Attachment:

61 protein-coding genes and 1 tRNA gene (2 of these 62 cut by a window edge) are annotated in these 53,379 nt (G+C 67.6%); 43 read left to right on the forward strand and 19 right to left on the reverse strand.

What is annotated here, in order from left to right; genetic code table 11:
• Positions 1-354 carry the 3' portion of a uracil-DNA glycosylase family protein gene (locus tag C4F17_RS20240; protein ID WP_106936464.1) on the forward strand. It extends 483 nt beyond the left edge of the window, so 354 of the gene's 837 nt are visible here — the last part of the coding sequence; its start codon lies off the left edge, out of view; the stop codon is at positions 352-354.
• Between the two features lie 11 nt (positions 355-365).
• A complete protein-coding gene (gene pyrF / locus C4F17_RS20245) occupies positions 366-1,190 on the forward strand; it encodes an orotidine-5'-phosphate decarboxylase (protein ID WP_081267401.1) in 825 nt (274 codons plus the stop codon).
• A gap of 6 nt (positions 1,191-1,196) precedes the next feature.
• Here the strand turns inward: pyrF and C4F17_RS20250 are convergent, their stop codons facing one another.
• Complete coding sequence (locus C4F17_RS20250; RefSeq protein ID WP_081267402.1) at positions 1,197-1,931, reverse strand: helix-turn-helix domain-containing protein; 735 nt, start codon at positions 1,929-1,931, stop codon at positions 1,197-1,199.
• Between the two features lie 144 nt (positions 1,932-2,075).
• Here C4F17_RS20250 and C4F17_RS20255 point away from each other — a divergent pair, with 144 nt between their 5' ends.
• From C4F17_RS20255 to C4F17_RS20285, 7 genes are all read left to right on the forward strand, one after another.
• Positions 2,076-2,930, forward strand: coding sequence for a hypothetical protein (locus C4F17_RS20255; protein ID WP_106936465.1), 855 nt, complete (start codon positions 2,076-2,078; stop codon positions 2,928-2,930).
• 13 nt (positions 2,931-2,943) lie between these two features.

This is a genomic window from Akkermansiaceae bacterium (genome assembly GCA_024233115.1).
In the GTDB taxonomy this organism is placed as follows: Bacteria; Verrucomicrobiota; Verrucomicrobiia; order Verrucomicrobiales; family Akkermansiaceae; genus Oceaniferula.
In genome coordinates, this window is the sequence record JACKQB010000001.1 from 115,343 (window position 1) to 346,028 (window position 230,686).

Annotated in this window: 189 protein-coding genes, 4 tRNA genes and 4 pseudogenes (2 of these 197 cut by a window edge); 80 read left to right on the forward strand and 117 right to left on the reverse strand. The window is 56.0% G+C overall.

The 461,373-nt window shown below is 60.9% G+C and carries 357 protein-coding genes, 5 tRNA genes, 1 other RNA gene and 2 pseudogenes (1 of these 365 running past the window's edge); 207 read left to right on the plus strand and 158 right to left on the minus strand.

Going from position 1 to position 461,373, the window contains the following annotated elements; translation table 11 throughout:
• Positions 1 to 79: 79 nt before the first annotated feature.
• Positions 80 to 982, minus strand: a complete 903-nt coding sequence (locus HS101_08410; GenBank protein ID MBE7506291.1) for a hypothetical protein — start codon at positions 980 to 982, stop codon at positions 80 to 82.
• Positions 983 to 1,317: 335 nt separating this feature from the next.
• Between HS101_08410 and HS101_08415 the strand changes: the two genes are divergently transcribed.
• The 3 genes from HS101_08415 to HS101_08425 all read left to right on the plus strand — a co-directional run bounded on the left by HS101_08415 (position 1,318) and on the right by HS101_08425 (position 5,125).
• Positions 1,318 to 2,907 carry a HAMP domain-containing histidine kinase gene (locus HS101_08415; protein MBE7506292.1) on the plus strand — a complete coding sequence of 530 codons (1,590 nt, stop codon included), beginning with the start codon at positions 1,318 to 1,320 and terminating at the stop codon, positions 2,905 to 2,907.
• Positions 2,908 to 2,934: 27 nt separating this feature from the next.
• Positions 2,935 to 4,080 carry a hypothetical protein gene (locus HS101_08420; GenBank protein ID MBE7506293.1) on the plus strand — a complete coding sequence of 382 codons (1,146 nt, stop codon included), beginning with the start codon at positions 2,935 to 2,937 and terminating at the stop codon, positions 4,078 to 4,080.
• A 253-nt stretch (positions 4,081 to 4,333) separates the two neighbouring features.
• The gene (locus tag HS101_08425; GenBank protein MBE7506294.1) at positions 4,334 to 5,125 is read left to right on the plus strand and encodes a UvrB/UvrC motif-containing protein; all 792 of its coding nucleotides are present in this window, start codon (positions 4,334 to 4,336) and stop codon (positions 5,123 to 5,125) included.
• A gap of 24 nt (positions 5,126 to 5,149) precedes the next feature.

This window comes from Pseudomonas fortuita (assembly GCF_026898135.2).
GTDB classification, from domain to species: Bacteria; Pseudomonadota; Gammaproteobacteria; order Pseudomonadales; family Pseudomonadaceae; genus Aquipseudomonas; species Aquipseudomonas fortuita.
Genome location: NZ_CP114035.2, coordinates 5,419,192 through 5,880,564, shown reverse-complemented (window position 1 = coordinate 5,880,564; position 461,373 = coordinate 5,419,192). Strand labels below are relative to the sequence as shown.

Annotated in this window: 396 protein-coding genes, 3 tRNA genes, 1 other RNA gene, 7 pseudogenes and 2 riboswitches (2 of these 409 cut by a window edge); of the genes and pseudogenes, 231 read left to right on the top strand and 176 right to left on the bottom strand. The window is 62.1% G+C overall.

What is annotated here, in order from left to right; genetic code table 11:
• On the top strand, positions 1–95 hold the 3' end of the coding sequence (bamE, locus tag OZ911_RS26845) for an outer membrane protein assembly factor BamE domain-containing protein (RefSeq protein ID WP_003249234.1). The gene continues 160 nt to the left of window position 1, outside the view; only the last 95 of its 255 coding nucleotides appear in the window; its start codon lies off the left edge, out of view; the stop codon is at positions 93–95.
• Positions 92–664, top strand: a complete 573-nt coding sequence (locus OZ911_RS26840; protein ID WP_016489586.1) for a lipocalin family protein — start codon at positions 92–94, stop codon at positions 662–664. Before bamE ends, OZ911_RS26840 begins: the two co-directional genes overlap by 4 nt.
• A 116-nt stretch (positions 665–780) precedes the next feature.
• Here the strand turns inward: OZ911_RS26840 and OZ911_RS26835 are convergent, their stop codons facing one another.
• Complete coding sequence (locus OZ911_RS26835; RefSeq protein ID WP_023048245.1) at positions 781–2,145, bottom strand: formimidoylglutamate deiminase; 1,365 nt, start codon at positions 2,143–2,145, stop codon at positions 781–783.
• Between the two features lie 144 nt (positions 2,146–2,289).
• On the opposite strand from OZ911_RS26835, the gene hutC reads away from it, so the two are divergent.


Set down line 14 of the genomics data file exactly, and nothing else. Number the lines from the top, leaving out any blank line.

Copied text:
This is a genomic window from Akkermansiaceae bacterium (genome assembly GCA_024233115.1).